Game Rant

Gran Turismo 7 Review

In 1997, Polyphony Digital released Gran Turismo for the original PlayStation, and it was an immediate hit, establishing itself as Sony’s premiere exclusive racing game franchise in the process. Some of Gran Turismo’s sequels reached similar heights, but there have been some bumps in the road as well. 2017’s Gran Turismo Sport launched with significantly fewer cars to collect than franchise fans were used to and neglected the single-player experience to focus on online play. Anyone disappointed by that game will be happy to know that Gran Turismo 7 gets the franchise back on track.

Gran Turismo 7 starts off with historical footage of the automobile industry then moves to a very pretty, very long, very unskippable cutscene showing off its various tracks and vehicles. When that’s done, Gran Turismo 7 finally puts players behind the wheel, allowing them to progress through a linear single-player experience where they compete in races, earn new licenses, and of course, collect hundreds of cars.
Gran Turismo 7 has numerous game modes, features, customization options, and more to the point where it risks becoming overwhelming. Instead of throwing everything at players all at once, Gran Turismo 7 offers a more guided single-player experience, introducing each new feature one at a time. Some might find it restrictive compared to other modern racing games, but others will enjoy the sense of progress and direction.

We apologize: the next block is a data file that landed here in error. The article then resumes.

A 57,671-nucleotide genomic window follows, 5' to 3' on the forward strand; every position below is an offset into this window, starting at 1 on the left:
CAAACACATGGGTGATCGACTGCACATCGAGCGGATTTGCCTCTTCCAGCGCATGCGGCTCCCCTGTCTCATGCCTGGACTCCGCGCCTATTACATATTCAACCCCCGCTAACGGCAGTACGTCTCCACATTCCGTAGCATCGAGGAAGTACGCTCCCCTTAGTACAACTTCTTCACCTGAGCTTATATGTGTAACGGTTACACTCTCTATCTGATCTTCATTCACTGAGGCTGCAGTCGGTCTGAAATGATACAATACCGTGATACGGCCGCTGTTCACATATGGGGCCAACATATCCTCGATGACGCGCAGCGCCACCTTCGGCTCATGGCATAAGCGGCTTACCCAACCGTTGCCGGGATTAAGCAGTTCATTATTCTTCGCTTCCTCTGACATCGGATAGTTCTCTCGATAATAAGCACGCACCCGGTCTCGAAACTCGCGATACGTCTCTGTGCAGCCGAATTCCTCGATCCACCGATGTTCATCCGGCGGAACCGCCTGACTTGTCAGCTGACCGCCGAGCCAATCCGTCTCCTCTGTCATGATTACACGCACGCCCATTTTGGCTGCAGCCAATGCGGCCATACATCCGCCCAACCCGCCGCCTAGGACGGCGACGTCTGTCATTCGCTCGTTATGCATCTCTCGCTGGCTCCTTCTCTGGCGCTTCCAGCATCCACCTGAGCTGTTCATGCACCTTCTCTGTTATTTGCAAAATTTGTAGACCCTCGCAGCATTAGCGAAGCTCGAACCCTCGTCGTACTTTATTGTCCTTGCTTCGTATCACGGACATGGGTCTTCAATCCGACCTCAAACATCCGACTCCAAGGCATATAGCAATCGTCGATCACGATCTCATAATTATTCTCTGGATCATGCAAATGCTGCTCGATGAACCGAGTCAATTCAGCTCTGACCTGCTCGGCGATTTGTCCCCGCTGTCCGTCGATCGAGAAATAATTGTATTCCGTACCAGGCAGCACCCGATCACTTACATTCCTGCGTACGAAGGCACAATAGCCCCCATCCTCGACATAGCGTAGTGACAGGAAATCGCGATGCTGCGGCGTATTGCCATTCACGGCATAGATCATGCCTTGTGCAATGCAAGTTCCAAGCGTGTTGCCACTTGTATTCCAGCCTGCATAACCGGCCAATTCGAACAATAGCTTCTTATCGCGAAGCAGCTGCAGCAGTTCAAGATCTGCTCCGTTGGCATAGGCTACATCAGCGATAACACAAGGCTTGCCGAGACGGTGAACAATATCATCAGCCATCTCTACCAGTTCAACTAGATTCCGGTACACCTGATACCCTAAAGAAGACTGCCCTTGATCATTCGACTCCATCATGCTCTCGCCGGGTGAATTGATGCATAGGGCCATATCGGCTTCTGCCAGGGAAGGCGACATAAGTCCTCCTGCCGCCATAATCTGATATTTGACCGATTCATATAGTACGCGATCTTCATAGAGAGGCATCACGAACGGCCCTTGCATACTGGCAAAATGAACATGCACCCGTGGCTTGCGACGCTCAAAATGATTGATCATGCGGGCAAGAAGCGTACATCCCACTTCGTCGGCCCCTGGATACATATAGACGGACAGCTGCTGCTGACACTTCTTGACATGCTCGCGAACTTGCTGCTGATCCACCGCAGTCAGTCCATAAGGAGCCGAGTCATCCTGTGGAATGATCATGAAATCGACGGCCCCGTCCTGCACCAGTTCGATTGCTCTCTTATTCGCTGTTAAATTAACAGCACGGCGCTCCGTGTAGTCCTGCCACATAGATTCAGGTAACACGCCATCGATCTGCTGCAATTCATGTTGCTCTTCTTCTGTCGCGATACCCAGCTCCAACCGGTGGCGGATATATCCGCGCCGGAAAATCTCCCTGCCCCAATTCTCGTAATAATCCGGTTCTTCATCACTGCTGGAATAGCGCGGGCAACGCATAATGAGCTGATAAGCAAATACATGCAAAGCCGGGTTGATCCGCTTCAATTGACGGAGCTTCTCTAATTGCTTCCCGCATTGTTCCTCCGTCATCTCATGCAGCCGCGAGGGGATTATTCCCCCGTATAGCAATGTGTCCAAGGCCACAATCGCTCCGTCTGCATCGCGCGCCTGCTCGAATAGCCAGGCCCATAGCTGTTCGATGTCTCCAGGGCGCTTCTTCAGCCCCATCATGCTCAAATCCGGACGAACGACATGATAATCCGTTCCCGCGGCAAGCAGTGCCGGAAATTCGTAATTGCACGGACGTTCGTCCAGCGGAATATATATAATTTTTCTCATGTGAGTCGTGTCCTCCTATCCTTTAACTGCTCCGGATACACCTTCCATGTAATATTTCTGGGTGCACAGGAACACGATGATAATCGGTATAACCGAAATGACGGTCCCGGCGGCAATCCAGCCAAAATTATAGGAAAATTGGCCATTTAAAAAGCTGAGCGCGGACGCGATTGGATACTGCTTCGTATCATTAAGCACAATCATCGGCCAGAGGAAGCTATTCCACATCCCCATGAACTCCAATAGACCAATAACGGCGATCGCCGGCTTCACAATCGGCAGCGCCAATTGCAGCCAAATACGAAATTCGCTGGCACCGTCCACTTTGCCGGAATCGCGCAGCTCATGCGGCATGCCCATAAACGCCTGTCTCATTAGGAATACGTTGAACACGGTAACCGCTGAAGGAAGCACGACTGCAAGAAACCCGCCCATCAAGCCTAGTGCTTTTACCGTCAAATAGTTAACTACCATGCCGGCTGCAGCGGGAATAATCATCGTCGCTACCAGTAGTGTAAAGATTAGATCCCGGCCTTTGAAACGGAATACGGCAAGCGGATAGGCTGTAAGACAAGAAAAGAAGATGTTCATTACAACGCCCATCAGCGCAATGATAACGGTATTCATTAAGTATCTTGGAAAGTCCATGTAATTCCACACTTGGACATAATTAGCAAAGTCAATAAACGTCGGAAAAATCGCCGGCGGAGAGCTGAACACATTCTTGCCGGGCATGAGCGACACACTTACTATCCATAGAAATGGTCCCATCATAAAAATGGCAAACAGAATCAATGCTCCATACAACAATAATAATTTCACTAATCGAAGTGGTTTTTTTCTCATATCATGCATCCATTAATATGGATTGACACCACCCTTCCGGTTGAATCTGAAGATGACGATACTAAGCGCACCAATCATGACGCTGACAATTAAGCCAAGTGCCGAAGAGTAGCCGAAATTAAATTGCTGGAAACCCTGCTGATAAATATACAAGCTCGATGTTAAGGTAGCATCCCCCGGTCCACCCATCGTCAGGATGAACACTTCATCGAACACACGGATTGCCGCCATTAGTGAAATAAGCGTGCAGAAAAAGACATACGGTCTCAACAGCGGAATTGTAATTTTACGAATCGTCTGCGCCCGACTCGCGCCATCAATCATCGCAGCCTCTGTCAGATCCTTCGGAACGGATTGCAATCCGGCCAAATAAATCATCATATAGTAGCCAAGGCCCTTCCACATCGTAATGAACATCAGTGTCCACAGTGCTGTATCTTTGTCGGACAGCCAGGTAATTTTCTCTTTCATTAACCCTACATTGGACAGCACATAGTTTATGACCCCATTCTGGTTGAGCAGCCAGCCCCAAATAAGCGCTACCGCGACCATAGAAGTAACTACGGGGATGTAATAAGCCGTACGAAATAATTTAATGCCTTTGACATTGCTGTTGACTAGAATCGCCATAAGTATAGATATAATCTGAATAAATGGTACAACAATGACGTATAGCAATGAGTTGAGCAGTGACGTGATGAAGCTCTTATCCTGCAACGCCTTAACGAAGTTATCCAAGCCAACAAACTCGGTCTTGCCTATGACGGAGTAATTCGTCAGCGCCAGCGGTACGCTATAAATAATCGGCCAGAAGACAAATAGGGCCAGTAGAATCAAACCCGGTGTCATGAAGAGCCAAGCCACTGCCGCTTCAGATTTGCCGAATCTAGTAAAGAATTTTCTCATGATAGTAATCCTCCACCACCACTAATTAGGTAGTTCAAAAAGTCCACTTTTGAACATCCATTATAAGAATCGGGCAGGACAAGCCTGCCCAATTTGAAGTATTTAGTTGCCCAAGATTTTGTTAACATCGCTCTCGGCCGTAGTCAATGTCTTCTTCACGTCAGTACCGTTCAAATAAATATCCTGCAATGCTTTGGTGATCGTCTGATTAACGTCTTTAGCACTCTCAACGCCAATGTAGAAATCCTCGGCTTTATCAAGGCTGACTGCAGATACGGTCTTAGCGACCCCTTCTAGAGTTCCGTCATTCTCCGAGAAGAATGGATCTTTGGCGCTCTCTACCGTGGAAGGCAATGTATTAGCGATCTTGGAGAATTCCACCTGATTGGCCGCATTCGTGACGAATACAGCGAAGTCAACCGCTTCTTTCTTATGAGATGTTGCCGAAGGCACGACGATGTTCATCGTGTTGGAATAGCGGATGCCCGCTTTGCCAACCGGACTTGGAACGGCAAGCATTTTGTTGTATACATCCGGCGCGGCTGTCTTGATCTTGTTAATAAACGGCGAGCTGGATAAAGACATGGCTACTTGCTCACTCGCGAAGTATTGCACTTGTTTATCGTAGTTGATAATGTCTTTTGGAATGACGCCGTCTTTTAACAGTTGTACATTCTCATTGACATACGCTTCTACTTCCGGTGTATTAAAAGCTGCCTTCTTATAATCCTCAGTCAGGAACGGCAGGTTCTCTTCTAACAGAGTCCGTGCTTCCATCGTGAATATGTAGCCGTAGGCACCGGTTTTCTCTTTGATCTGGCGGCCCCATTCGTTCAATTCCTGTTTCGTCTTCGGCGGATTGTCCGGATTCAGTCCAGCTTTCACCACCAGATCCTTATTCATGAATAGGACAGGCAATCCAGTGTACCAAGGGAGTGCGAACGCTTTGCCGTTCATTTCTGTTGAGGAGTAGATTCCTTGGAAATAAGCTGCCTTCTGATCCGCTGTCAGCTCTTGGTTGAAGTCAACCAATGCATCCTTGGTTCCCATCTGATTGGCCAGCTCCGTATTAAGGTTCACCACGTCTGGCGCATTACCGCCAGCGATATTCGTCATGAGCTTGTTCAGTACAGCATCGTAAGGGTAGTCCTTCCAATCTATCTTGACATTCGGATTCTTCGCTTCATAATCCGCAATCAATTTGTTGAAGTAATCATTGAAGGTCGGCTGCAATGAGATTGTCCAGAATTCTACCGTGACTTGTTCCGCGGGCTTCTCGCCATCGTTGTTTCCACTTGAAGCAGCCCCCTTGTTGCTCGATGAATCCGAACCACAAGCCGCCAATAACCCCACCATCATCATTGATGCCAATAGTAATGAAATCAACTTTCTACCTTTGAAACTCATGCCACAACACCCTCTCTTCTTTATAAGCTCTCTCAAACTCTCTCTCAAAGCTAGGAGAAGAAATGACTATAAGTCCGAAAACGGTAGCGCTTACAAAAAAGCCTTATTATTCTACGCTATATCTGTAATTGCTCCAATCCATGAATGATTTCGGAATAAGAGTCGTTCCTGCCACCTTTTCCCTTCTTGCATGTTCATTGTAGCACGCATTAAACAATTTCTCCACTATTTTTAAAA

Players progress through Gran Turismo 7 primarily by completing menus that they pick up at the cafe. These menus task Gran Turismo 7 players with completing objectives to earn new cars, unlock new tracks, and generally advance the game. For example, one menu may task players with acquiring three specific types of car by finishing on the podium in races. Then the next menu may have players customize their vehicle in some way. And then after that, they may be whisked away to a new feature that popped up on the…


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